“And it shall come to pass afterward, that I will pour out my spirit upon all flesh; and your sons and your daughters shall prophesy, your old men shall dream dreams, your young men shall see visions:
“And also upon the servants and upon the handmaids in those days will I pour out my spirit.
“And I will shew wonders in the heavens and in the earth, blood, and fire, and pillars of smoke.
“The sun shall be turned into darkness, and the moon into blood, before the great and the terrible day of the Lord come.
“And it shall come to pass, that whosoever shall call on the name of the Lord shall be delivered: for in mount Zion and in Jerusalem shall be deliverance, as the Lord hath said, and in the remnant whom the Lord shall call” (Joel 2:28–32). (Living in the Fulness of Times, Oct 2001)
“The Latter-day Saints are in many respects like other people who are not Latter-day Saints. We are apt to entertain views which are not very correct, and which may be the result of our traditions and preconceived ideas. This is a peculiarity that pertains to mankind generally, that whenever they deal with the things of God, or speak about them, or contemplate them, and especially when they read the predictions made by the servants of God concerning future events, or events that may transpire right before their eyes, they are apt to get, sometimes, erroneous ideas, or, at least, exaggerated ideas, in relation to them.” – George Q. Cannon, JD 21:264
I have seen the impact of traditions and preconceived ideas in my own experience, and overcoming them has been necessary to growing closer to God. One might assume that we are safe in just sticking with whatever we learn at Church and are taught by our leaders, but Ezra Taft Benson warned:
“Not only are there apostates within our midst, but there are also apostate doctrines that are sometimes taught in our classes and from our pulpits and that appear in our publications. And these apostate precepts of men cause our people to stumble…” (Ezra Taft Benson, Conference Report, April 1949, p. 163, Apr. 1969, p. 11)
Now don’t go throwing the baby out with the bath water, remember that George Q. Cannon observed that this is a peculiarity that pertains to mankind generally. Sometimes we are exposed to false ideas intentionally or unintentionally, but this shouldn’t concern us that much. Part of our mortal experience is seeing whether or not we will put forth the effort to discern light from darkness.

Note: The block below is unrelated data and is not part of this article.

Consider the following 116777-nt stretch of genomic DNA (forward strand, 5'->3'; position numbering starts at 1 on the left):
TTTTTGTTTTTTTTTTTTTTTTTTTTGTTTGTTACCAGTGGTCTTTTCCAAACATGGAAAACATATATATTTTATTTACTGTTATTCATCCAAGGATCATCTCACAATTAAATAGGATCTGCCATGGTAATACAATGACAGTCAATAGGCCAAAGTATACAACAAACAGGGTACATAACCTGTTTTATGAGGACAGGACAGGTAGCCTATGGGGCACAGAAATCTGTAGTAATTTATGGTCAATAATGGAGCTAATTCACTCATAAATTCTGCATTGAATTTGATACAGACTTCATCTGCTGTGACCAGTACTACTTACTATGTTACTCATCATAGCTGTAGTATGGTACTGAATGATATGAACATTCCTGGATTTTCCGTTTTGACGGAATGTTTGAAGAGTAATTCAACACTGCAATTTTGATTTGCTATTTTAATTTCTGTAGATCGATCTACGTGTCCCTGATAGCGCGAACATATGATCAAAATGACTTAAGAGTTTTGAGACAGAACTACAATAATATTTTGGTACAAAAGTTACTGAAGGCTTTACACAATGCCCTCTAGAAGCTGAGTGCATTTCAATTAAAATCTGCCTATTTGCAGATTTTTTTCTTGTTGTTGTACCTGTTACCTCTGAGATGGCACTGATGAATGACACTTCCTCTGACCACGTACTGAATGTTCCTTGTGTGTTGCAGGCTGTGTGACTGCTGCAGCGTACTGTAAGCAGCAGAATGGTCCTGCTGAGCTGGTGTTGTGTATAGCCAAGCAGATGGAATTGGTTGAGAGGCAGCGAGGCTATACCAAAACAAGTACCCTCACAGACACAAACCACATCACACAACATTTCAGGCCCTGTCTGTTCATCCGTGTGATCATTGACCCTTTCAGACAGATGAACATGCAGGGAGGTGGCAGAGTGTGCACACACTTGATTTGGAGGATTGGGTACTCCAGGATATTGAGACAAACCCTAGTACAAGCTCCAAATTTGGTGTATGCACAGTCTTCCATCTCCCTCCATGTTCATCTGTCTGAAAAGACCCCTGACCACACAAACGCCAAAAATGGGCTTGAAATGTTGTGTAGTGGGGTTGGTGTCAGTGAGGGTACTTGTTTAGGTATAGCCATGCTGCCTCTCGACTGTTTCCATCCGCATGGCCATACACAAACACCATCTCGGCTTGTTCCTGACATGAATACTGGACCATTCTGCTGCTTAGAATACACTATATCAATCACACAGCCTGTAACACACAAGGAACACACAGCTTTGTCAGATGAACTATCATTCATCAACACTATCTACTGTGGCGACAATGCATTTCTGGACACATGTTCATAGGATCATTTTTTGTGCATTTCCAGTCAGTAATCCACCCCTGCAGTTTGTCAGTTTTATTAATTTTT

While we should never take lightly the instruction given by the apostles and prophets sent to us, we should remember that the Holy Spirit works in tandem with their words. The key here is a personal relationship with God and eyes and ears that can hear the voice of the Spirit. Everything you put your trust in should be examined in light of the Holy Scriptures and by much pondering and feedback from on high.
Without the Spirit, even Jesus’ preaching is reduced to simple stories about plants, debtors, pearls, lamps, thieves, weddings and sheep.
Personal conversion to actual doctrines of the Gospel and a correct understanding of true principles of the Gospel will bring us closer to God. All ideas should be held up to the light of the Holy Scriptures and the Holy Spirit. Some may err in their delivery of the message, we may err in what we thought we heard or in how we interpreted what we heard, but the Spirit transcends the limitations of our language and the deficiency of our perceptions.
Blindly trusting in the philosophies of men, traditions and preconceived ideas, without seeking understanding, will sustain the chasm that stands between us and God making us ripe for extremes and apostasy.
Let’s be honest with ourselves about what we only believe versus what we truly know and have the courage and faith to invest in the path that leads to knowledge. It may require us to confess to ourselves that we only really believe what we merely assumed that we “knew” because we grew up and based our lives upon a tradition.
Put it all to the test; purging your life of erroneous traditions and preconceived ideas is a humbling experience but it is completely worth it!Go to Comments